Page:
Disadvantages of a Money Market Account

A money market account allows access to your money.

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An individual money market account is insured up to $250,000 if you choose a bank or credit union covered by the National Credit Union Administration or the Federal Deposit Insurance Corporation. Don't confuse this type of account with a money market mutual fund, which isn't insured. A money market account often pays higher interest than a savings account, while allowing some check writing. Despite these advantages, money market accounts also have disadvantages.

Limited Transfers and Checks

A money market account has a major disadvantage for regular monthly bill-paying. You are allowed only six electronic transfers each month, with a maximum of three of these by debit card or check, according to Bankrate.com. There's normally no limit on the number of withdrawals you can make in person, by mail or by automatic teller. However, if you pay a lot of bills every month, you still need a checking account.

Variable Interest Rate

Money market account interest rates are often tiered, which means they depend on the balance in your account. For this reason, you usually qualify for the highest rate only if you have $10,000 or more on deposit. The interest rate on a money market account also fluctuates, without a guarantee for any period of time. If market interest rates fall, the bank or credit union can reduce your rate. A money market account doesn't safeguard your rate like a certificate of deposit, which normally pays a guaranteed rate until it matures.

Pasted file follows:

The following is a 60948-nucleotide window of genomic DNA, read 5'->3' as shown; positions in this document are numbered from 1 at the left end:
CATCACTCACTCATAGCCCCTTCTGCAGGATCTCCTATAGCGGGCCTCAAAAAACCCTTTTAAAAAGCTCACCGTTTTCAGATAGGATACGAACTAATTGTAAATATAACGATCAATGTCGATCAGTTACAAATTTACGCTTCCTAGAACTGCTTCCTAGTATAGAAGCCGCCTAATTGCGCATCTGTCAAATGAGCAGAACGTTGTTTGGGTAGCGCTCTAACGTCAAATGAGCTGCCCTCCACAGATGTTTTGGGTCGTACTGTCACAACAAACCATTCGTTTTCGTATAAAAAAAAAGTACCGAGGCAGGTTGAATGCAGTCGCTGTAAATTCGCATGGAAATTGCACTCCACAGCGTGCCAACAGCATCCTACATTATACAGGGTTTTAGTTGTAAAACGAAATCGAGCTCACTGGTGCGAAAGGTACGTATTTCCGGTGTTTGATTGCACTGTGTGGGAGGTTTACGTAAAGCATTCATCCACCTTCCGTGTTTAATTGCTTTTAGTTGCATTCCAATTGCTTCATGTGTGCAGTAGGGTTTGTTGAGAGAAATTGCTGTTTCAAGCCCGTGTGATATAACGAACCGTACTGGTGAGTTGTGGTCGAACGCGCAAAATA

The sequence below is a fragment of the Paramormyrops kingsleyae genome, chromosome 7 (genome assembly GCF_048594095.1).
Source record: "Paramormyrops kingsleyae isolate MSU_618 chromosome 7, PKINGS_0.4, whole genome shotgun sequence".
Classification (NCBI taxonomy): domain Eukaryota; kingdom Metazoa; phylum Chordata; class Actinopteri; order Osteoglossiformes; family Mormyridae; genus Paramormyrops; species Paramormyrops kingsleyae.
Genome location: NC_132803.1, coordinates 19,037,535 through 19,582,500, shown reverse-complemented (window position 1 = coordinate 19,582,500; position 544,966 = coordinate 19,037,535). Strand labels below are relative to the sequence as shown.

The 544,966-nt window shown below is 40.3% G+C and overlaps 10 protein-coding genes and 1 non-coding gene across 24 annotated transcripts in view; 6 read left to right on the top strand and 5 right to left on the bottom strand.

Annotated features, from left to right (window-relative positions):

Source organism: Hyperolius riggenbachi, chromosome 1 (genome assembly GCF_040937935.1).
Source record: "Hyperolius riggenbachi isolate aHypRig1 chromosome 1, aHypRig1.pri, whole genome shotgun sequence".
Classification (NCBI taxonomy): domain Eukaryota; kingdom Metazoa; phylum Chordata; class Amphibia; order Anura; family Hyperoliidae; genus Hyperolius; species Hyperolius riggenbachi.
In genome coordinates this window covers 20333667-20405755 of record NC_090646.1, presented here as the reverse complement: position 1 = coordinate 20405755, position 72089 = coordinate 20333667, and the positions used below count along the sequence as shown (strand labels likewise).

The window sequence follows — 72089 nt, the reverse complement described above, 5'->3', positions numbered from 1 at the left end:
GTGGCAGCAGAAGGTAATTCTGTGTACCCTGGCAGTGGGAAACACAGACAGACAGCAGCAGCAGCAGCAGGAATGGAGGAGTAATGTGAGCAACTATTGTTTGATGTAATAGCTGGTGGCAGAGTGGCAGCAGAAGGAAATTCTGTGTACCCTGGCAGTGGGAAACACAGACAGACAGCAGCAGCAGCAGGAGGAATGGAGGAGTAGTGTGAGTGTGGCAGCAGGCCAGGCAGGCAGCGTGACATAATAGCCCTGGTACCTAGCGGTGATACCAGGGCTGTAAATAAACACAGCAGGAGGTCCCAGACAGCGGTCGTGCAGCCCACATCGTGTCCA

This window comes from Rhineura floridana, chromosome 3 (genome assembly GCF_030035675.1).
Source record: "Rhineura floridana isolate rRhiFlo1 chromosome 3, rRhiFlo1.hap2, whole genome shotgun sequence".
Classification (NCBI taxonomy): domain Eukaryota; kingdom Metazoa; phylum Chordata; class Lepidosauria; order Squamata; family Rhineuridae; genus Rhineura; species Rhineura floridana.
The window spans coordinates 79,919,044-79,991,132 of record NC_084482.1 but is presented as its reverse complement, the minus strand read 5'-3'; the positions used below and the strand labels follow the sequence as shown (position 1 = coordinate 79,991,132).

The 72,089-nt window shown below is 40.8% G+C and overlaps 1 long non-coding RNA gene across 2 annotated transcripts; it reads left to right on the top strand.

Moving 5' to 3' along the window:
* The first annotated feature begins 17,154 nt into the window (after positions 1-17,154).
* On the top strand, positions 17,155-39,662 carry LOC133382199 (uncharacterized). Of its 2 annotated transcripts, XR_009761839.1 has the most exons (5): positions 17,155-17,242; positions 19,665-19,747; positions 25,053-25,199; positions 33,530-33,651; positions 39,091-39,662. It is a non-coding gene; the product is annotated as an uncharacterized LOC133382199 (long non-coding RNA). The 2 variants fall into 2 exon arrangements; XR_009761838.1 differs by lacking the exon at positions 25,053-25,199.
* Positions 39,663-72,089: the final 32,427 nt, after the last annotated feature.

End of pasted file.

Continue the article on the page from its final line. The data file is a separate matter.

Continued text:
Taxes and Inflation

Whatever interest you earn in a money market or other bank account is reduced by federal income taxes. Inflation also reduces the buying power of your money if the interest rate is less than inflation. According to Bankrate.com writer Don Taylor, it often pays to put some of your money in a CD with higher interest even if you have to pay an early withdrawal penalty.

Minimum Balance and Fees

Money market accounts usually require a higher minimum balance than regular savings accounts, sometimes as much as $10,000, according to Bankrate.com. You can be hit with a hefty fee of as much as $25 if your balance falls below the minimum. You can incur a penalty for writing too many checks. Some banks or credit union may also charge other fees, such as for exceeding a certain number of automatic teller withdrawals.

Free Access

A money market account is a poor vehicle for many people to save for long-term goals. Because it doesn't have a set term and allows access to your money, it doesn't reinforce your will power. This is a disadvantage if you are subject to impulse purchases. On the other hand, a certificate of deposit ties up your money for a set term, and the early withdrawal penalty provides an incentive to leave your savings alone.